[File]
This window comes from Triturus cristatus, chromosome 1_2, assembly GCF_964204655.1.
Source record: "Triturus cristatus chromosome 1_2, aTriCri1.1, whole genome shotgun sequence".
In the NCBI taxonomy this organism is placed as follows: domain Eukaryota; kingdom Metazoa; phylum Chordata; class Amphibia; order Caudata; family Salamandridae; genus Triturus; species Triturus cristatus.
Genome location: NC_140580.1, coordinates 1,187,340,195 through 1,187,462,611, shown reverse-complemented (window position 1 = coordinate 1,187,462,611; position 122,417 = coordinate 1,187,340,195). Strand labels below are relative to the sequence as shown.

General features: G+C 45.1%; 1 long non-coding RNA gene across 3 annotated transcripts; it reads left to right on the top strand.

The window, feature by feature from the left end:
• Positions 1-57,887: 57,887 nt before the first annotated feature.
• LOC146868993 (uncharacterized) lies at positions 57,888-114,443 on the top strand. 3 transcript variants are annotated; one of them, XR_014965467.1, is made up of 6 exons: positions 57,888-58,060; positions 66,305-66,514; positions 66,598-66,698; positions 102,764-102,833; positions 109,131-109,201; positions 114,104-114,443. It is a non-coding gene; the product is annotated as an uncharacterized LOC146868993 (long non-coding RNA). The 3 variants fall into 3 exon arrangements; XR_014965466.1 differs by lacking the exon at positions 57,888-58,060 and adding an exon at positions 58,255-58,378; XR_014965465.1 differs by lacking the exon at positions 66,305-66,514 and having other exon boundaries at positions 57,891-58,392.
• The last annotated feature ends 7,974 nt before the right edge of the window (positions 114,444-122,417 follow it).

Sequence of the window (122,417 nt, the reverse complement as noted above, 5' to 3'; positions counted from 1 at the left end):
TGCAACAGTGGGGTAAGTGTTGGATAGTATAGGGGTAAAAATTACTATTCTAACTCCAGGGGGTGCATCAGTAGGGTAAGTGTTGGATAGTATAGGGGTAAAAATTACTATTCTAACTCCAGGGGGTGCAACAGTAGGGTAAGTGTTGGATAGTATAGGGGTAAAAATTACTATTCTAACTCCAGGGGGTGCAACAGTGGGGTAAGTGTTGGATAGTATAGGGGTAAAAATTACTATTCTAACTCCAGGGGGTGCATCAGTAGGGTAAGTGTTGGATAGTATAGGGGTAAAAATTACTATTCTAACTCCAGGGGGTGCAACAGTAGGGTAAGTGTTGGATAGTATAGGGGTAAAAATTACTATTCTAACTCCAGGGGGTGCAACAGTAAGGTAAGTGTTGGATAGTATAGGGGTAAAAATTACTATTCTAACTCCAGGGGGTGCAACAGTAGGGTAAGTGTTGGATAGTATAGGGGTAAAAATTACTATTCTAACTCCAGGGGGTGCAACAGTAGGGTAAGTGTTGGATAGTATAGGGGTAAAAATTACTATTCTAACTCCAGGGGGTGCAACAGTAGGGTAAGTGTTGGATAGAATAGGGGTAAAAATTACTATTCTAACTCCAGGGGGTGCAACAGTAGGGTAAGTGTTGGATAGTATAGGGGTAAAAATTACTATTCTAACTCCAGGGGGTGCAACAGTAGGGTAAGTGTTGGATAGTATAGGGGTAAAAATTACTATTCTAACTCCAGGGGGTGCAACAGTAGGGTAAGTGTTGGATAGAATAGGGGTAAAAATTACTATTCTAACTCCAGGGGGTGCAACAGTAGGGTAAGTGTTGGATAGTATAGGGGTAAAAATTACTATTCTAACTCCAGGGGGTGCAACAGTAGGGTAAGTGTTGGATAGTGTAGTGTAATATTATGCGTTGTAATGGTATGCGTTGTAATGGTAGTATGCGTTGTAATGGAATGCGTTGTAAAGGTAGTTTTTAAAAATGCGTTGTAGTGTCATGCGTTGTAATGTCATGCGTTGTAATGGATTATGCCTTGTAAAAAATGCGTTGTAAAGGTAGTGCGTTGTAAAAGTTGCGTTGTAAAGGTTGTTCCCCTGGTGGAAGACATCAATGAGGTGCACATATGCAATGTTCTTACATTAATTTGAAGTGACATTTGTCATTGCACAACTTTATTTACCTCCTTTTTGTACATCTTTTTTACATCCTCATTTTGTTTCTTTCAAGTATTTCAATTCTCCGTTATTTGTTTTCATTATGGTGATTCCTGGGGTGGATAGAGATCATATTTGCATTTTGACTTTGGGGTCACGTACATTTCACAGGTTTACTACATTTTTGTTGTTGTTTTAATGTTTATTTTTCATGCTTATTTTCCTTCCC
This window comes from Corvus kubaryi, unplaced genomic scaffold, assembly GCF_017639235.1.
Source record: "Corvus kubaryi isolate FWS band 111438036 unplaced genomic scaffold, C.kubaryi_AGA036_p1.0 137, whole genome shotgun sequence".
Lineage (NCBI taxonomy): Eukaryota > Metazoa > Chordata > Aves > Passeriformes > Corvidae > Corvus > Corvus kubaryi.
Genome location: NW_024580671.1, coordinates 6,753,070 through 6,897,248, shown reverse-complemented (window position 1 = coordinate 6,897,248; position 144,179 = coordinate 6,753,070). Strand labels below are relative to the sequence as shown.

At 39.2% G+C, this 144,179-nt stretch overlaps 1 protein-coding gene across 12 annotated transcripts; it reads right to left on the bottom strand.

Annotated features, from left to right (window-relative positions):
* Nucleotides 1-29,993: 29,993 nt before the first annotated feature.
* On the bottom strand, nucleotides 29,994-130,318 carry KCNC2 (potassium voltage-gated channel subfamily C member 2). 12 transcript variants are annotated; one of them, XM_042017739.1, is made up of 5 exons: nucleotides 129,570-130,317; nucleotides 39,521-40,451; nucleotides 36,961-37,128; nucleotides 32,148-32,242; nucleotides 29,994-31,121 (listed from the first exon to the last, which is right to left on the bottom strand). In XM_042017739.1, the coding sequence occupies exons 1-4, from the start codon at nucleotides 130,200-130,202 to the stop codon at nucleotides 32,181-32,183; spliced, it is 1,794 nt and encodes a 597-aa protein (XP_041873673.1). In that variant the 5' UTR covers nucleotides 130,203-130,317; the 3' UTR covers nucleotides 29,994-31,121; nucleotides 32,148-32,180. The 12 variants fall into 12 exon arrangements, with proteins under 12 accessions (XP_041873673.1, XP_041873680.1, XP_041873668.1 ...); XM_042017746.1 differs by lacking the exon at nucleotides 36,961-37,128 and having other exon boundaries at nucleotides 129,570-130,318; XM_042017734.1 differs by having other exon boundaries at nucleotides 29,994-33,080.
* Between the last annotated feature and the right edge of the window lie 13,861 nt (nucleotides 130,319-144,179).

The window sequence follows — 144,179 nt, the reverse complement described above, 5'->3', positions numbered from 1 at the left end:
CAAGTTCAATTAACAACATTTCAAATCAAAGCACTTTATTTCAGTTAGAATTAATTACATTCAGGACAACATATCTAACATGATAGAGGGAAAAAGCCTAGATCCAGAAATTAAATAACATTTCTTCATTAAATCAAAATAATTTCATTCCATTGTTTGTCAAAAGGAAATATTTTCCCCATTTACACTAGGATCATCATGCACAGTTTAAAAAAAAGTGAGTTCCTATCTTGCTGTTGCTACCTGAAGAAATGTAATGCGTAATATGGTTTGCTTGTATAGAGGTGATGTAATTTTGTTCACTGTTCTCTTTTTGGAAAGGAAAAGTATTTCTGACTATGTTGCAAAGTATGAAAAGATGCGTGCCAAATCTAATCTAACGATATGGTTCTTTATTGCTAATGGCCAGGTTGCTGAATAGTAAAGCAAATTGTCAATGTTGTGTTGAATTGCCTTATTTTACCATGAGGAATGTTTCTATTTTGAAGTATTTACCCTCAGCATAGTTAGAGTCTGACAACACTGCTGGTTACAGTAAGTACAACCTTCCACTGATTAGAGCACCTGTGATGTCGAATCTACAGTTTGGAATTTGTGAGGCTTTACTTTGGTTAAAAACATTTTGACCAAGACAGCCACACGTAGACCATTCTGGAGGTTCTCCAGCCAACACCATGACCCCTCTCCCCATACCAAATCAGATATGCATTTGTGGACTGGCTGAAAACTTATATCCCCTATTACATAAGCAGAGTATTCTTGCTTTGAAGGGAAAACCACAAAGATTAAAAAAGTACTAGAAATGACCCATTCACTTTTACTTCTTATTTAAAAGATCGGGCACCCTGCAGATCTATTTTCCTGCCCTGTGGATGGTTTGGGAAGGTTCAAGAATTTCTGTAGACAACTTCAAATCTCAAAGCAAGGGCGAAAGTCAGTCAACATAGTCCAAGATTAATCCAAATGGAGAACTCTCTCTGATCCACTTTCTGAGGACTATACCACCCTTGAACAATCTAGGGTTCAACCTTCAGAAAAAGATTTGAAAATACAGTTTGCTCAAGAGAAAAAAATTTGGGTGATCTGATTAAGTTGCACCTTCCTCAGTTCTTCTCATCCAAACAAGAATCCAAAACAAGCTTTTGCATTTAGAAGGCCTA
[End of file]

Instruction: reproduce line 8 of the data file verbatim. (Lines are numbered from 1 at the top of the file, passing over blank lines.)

• LOC146868993 (uncharacterized) lies at positions 57,888-114,443 on the top strand. 3 transcript variants are annotated; one of them, XR_014965467.1, is made up of 6 exons: positions 57,888-58,060; positions 66,305-66,514; positions 66,598-66,698; positions 102,764-102,833; positions 109,131-109,201; positions 114,104-114,443. It is a non-coding gene; the product is annotated as an uncharacterized LOC146868993 (long non-coding RNA). The 3 variants fall into 3 exon arrangements; XR_014965466.1 differs by lacking the exon at positions 57,888-58,060 and adding an exon at positions 58,255-58,378; XR_014965465.1 differs by lacking the exon at positions 66,305-66,514 and having other exon boundaries at positions 57,891-58,392.